Teri McKeever, the head swimming coach at UC Berkeley who has also trained Olympic swimmers, told The Atlantic in a 2014 article, “The women that I’ve worked with that medal are the ones that really enjoy the process. They enjoy the working out as much as they enjoy the competition. They love that idea of pushing the limits and learning and being challenged emotionally and physically.”

Another positive coping strategy for athletes that was cited in The Atlantic is rational thinking and self-talk. What it boils down to is this: Finding and embracing learning opportunities can increase the chances of success.

Motivation and COVID-19

Andragogy, the art and science of adult learning, was popularized by Malcom Knowles, PhD, in the early 1980s.2 He characterized six key elements of adult learning, including intrinsic motivation and seeking hands-on experiences that align with professional needs.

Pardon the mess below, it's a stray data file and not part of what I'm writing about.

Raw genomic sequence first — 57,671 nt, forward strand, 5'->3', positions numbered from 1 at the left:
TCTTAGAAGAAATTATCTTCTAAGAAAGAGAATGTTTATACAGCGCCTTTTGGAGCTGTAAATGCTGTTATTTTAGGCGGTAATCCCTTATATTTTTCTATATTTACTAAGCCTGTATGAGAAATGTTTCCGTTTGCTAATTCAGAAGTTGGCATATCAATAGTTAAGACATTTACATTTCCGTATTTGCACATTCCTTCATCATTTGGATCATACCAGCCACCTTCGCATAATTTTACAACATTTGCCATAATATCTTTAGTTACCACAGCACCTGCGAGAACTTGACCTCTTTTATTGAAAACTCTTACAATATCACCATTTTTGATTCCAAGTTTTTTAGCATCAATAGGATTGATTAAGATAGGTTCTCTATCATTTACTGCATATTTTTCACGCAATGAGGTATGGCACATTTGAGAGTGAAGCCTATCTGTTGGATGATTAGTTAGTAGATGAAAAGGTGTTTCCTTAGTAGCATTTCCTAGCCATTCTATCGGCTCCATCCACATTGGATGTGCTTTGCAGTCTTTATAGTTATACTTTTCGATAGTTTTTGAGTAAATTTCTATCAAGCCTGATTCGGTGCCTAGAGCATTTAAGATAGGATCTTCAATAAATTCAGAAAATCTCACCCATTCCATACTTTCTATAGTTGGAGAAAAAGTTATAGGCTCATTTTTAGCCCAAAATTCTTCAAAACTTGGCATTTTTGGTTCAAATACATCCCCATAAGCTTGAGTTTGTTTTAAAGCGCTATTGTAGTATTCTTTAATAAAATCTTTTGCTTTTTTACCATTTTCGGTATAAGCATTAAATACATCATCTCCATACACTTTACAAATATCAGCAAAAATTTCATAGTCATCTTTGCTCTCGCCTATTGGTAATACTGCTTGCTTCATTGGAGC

Likewise, the Pareto principle suggests that if you can spend at least 20% of your professional time engaged in activities that advance your overall purpose in life, doing things you have always wanted to do, find rewarding, and that align with your higher sense of meaning, then professional contentment will be yours. Each of us has unique learning goals that we must define for ourselves, but the theme here is to find and embrace learning opportunities even in the face of adversity.